Information Services banner Edinburgh Research Archive The University of Edinburgh crest

Edinburgh Research Archive >
Philosophy, Psychology and Language Sciences, School of >
Psychology >
Psychology PhD thesis collection >

Please use this identifier to cite or link to this item:

This item has been viewed 67 times in the last year. View Statistics

Files in This Item:

File Description SizeFormat
Kreysa2009.doc3.9 MBMicrosoft Word
Kreysa2009.pdf5.25 MBAdobe PDFView/Open
Title: Coordinating speech-related eye movements between comprehension and production
Authors: Kreysa, Helene
Supervisor(s): Pickering, Martin
Haywood, Sarah
Henderson, John
Issue Date: 26-Nov-2009
Publisher: The University of Edinburgh
Abstract: Although language usually occurs in an interactive and world-situated context (Clark, 1996), most research on language use to date has studied comprehension and production in isolation. This thesis combines research on comprehension and production, and explores the links between them. Its main focus is on the coordination of visual attention between speakers and listeners, as well as the influence this has on the language they use and the ease with which they understand it. Experiment 1 compared participants’ eye movements during comprehension and production of similar sentences: in a syntactic priming task, they first heard a confederate describe an image using active or passive voice, and then described the same kind of picture themselves (cf. Branigan, Pickering, & Cleland, 2000). As expected, the primary influence on eye movements in both tasks was the unfolding sentence structure. In addition, eye movements during target production were affected by the structure of the prime sentence. Eye movements in comprehension were linked more loosely with speech, reflecting the ongoing integration of listeners’ interpretations with the visual context and other conceptual factors. Experiments 2-7 established a novel paradigm to explore how seeing where a speaker was looking during unscripted production would facilitate identification of the objects they were describing in a photographic scene. Visual coordination in these studies was created artificially through an on-screen cursor which reflected the speaker’s original eye movements (cf. Brennan, Chen, Dickinson, Neider, & Zelinsky, 2007). A series of spatial and temporal manipulations of the link between cursor and speech investigated the respective influences of linguistic and visual information at different points in the comprehension process. Implications and potential future applications are discussed, as well as the relevance of this kind of visual cueing to the processing of real gaze in face-to-face interaction.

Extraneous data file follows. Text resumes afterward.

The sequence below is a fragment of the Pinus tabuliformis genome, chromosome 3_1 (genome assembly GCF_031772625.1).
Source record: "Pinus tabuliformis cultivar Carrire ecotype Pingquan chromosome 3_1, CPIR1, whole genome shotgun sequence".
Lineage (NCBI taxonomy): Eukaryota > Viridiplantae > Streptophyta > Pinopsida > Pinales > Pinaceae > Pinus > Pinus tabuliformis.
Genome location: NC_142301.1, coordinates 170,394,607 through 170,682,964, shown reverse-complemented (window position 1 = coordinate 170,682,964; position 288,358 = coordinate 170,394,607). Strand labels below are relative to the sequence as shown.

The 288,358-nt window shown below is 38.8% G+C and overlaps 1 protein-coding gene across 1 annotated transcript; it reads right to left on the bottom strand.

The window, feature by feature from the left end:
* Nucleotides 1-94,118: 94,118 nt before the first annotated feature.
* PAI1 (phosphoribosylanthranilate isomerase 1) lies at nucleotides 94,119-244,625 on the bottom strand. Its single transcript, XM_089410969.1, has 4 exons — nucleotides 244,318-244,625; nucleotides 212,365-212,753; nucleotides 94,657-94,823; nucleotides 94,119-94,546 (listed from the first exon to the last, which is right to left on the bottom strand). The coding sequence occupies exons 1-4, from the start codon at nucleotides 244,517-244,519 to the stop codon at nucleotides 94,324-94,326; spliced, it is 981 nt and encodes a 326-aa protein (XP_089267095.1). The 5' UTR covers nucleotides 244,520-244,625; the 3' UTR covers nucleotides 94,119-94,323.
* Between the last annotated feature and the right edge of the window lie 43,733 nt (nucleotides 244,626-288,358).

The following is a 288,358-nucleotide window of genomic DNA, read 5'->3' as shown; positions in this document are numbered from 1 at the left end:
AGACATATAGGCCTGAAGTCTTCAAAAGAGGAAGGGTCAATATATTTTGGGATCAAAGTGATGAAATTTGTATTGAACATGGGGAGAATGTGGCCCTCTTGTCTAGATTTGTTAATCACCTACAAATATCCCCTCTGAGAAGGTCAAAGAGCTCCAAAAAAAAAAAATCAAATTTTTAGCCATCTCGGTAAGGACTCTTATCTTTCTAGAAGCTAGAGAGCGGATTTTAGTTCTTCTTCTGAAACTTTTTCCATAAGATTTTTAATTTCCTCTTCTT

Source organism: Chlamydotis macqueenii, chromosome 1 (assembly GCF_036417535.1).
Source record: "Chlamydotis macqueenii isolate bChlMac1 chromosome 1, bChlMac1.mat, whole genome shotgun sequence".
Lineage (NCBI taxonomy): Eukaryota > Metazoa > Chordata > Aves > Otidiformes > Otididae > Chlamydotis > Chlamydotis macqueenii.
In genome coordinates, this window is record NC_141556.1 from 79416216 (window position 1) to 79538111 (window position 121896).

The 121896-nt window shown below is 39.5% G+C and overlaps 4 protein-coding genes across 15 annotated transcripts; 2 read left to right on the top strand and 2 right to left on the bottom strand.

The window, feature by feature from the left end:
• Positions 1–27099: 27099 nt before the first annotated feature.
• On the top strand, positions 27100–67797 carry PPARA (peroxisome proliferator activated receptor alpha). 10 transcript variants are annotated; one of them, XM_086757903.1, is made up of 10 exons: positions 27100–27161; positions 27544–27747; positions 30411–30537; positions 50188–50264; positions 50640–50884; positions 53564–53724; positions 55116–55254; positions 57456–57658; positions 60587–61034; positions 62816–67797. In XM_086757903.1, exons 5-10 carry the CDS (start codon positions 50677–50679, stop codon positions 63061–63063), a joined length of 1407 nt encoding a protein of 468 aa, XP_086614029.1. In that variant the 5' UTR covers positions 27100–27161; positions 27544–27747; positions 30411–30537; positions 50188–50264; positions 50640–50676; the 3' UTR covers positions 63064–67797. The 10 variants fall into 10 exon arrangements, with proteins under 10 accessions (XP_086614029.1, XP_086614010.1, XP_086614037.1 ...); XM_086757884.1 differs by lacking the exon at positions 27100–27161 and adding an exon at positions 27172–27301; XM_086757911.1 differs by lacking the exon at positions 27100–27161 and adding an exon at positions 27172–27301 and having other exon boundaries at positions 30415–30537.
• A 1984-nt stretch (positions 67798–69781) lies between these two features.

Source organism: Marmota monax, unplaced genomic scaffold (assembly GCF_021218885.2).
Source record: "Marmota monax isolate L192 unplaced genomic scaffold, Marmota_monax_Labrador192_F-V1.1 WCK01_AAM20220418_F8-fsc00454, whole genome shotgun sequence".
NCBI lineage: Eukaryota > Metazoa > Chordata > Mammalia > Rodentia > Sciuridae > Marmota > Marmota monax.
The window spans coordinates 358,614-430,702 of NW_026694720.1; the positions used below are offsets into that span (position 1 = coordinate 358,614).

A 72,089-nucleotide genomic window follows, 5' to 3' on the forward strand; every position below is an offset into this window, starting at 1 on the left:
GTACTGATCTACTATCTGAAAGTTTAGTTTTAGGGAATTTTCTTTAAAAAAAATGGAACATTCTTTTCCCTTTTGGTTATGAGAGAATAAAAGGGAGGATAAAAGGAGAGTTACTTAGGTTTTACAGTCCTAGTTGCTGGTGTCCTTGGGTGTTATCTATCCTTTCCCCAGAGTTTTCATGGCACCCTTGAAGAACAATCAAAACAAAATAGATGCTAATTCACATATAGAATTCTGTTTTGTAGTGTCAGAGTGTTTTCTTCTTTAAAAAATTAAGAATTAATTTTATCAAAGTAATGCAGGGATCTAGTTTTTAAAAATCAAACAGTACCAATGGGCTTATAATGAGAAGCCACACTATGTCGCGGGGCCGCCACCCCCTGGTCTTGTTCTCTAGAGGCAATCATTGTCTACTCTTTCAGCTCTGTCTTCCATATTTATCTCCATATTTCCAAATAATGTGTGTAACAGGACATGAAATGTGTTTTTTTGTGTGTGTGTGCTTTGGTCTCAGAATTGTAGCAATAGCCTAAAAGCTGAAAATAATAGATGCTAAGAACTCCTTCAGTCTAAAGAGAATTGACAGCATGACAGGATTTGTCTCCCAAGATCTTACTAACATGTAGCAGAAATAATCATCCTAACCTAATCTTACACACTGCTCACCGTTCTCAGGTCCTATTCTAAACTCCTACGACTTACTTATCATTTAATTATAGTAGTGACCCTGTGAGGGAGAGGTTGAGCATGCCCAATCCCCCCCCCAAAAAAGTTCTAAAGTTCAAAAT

Keywords: eye movements
visual attention
gaze projection
language production
syntactic priming
Appears in Collections:Psychology PhD thesis collection

Items in ERA are protected by copyright, with all rights reserved, unless otherwise indicated.


Valid XHTML 1.0! Unless explicitly stated otherwise, all material is copyright © The University of Edinburgh 2013, and/or the original authors. Privacy and Cookies Policy